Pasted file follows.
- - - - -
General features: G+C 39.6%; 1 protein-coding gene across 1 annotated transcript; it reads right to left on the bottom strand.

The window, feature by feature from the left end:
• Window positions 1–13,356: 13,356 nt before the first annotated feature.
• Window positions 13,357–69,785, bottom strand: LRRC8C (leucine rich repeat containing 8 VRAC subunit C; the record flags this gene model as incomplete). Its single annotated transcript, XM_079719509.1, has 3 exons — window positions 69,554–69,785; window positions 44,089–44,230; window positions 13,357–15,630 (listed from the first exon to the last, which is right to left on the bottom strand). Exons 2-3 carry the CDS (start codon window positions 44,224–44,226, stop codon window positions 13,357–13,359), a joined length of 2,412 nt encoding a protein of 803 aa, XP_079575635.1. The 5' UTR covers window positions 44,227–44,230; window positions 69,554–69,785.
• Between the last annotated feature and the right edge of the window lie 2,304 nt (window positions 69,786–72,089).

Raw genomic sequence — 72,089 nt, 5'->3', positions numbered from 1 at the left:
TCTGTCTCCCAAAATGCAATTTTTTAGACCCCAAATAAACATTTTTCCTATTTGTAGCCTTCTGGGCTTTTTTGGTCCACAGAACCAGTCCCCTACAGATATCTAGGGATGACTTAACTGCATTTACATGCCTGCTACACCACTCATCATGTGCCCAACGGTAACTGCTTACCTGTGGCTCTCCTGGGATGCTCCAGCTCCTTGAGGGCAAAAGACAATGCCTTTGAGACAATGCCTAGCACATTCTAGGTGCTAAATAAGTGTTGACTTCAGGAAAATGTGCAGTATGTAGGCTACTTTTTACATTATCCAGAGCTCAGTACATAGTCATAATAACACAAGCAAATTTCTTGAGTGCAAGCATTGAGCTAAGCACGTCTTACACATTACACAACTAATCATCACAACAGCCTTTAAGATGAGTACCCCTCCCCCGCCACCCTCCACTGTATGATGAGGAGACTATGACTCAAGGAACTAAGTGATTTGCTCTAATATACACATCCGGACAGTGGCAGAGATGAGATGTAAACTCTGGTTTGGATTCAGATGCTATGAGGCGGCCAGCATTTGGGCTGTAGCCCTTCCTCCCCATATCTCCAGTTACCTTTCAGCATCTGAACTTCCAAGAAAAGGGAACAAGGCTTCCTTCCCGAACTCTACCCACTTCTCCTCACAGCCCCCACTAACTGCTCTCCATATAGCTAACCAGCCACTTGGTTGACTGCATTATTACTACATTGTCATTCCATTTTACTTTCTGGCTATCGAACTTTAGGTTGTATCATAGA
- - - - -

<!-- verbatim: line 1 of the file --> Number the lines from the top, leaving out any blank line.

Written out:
General features: G+C 39.6%; 1 protein-coding gene across 1 annotated transcript; it reads right to left on the bottom strand.